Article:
Saturday, June 18, 2011
Giving Astronomy Credit Where It is Due
Recently, on perusing the web (related to the Caribbean and progress in science secondary education), I came upon a paper: ‘Astronomy – The Caribbean View from the Ground Up’, by Shirin Haque (2007, Astronomy for the Developing World, IAU Special Session No. 5- 2006, p. 35). She is now the Head of the Physics Department of the University of the West Indies (in Trinidad), and comes to that post by way of the University of Virginia, where she graduated. Reading assorted articles about her (including talks given on 'Astro-biology') leads one to confirm she is the latest hot astronomy star to appear in the Caribbean. Whether she can sustain a full astronomy research career is another question, and even she notes the past experience of professionals - from Mona to her own St. Augustine campus - is not what you'd call "stellar". Some, like Dipak Basu, probably just realized they weren't able to sustain the level of support needed to pursue astronomy - or get anything published in Ap. J., so just departed for greener pastures. Others, like my former Thesis supervisor Anthony Achong, pursued alternate physics interests like the acoustics of steel pans. (And I still recall the reaction of one solar researcher - from NASA-Goddard Space Flt. Center-at the 40th AAS Solar Division Meeting in 2009, who spotted my poster paper - which included citations from my ground-breaking work on SID flares- and said flatly: "I never even heard of the University of the West Indies before". So I had to fill him in, like so many others!)
But I digress.
What immediately caught my attention in Haque's IAU paper was a typical academic’s fixation on the university environment and experience, which is assumed to be the only valid one. Okay, technically a kind of exaggeration, since she did acknowledge that in all of the nations where the U.W.I. regional universities are based, local (largely amateur) astronomical societies pre-existed. Thus, the Trinidad And Tobago Astronomical Society preceded any professional astronomy activities at the St. Augustine U.W.I. campus, just as the Barbados Astronomical society preceded any remote professional activity at the Cave Hill campus.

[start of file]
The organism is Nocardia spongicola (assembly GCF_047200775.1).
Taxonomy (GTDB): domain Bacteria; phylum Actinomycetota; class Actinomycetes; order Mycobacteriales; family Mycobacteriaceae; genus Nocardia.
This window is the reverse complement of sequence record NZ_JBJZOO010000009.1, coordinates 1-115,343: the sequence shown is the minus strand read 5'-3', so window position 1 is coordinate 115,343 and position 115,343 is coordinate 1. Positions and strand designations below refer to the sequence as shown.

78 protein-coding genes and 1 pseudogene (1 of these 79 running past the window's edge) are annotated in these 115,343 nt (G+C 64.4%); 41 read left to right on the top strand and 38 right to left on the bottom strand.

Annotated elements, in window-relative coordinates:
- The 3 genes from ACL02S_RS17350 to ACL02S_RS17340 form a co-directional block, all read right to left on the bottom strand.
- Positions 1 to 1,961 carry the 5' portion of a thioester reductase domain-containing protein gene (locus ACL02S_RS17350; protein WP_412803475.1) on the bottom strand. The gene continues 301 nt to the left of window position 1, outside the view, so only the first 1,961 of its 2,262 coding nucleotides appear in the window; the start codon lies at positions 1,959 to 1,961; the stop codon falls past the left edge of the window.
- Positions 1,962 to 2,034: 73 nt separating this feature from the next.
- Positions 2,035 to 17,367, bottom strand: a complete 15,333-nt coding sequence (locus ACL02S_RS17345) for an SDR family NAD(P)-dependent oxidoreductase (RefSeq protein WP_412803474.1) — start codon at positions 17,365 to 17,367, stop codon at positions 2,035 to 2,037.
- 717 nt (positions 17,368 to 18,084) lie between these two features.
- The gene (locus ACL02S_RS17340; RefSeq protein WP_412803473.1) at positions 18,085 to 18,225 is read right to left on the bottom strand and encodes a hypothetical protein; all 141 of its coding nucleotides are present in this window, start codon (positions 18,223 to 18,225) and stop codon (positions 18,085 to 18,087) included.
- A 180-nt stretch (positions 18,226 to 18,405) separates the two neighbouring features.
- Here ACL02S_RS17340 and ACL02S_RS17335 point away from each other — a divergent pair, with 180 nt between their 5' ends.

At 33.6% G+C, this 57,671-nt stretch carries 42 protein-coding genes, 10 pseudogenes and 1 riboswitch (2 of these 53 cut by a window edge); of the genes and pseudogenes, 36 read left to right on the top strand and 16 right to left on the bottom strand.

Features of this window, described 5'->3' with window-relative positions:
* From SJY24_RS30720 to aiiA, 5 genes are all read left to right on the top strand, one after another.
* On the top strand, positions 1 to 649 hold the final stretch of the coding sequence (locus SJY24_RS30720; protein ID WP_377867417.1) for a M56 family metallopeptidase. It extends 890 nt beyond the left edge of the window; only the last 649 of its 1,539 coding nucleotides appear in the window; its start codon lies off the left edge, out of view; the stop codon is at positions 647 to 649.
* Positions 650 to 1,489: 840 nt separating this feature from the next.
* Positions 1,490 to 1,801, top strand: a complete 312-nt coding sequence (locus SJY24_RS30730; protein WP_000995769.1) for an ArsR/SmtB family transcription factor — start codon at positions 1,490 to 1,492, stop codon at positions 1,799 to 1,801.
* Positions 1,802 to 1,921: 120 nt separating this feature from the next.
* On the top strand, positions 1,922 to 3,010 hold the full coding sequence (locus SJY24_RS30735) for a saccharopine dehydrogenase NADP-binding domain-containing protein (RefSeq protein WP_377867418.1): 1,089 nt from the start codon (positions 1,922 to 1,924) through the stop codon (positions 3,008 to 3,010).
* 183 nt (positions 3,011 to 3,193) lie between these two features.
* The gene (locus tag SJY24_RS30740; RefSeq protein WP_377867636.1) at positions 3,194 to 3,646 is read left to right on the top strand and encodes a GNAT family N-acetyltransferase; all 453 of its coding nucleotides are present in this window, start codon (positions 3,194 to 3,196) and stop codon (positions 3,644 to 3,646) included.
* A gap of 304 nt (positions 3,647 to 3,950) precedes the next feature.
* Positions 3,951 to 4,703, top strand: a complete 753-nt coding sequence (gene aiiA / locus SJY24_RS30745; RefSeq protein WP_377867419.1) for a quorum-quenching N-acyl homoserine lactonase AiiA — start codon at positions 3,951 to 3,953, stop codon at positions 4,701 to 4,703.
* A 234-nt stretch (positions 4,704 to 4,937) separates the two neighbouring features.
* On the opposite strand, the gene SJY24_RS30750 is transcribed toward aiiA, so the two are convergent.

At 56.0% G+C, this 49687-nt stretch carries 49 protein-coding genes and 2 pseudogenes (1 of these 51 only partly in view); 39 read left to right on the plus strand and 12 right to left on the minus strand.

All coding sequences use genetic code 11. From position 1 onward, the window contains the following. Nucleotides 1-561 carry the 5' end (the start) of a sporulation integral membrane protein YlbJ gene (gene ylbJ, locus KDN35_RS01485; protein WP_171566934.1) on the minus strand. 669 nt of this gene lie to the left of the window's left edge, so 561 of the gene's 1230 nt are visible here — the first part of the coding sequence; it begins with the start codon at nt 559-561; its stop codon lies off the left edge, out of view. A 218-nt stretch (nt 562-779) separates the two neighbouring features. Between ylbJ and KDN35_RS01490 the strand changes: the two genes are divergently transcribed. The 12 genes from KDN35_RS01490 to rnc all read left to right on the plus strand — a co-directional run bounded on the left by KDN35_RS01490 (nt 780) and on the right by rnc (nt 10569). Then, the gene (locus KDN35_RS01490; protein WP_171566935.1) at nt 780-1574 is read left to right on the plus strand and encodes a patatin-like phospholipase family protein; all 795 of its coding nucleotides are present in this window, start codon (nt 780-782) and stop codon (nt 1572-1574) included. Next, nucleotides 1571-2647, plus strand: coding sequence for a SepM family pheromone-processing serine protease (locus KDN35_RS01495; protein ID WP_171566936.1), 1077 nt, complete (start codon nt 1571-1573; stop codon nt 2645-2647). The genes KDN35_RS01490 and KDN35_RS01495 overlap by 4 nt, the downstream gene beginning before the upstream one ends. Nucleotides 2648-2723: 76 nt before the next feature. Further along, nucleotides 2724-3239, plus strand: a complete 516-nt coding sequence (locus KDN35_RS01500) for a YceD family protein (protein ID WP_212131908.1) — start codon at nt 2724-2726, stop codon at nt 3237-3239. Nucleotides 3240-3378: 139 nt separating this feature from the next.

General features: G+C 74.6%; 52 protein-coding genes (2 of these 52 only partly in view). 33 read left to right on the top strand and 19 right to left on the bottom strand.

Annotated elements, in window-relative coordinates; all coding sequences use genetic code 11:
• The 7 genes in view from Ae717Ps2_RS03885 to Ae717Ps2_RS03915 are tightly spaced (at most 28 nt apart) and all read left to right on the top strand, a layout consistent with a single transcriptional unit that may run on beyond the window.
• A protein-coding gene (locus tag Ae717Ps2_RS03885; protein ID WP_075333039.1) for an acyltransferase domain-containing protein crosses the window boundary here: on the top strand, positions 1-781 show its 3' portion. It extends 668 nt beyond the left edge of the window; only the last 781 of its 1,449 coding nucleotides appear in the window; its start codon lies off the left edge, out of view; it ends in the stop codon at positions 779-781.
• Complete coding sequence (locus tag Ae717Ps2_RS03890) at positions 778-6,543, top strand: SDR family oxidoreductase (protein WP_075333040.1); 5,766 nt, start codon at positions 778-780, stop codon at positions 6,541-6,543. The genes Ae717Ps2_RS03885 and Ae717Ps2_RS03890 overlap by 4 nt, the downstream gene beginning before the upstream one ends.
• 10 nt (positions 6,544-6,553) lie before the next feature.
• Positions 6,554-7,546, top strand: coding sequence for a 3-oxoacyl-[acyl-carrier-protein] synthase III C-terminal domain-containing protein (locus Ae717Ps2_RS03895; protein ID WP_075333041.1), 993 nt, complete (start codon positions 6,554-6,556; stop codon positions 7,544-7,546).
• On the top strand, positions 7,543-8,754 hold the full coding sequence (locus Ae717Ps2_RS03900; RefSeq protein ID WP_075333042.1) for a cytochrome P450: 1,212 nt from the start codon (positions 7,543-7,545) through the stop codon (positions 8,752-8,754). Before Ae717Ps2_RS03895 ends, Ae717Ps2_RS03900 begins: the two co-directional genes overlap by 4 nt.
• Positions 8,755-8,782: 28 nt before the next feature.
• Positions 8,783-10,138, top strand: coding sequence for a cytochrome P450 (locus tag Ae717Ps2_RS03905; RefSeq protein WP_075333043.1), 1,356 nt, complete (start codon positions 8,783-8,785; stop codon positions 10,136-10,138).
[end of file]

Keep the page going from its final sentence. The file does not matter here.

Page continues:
In this regard, a major shortcoming of her IAU paper, is that while research and observational work at the U.W.I. regional campuses is discussed, no mention whatever is made of the many research undertakings, observational programs sponsored by The Barbados Astronomical Society, or the serious research which appeared in The Journal of the Barbados Astronomical Society (from 1977- 1991), including one student's analysis of the light curve of a Cepheid variable to obtain its physical properties, assorted analyses of eclipsing and spectroscopic binaries, a spectroscopic study of Sirius, the development of a theoretical model for Epsilon Aurigae, the application of the Dirac Delta function to solar impulsive flares, a numerical model of a two-ribbon flare and translations of several papers from Mexican astrophysics journals. All of which the T.T.A.S. beheld in wonderment and envy! (A note sounded by then T.T.A.S. President Maura Imbert multiple times, who requested copies of our Journal then be sent to her at CARIRI where she worked.)
Apart from this, I was stunned by the lack of attention to detail in Sec. 3 (Education) and 4. (Amateur Astronomy). The former merited barely one paragraph of 5 ½ lines, completely ignoring the enormous efforts to prepare and set up astronomy as a serious part of the Caribbean Examination Council (CXC) Integrated Science curriculum in 1978. Granted that over the span of many decades a 3-4 year program can appear like a ‘drop in the bucket’ – but one can’t measure value by duration alone. Intensity of effort also counts and this is a deficiency of perception I plan to rememdy in the near future by way of a short book detailing the rise (and fall) of Caribbean Secondary Astronomy education.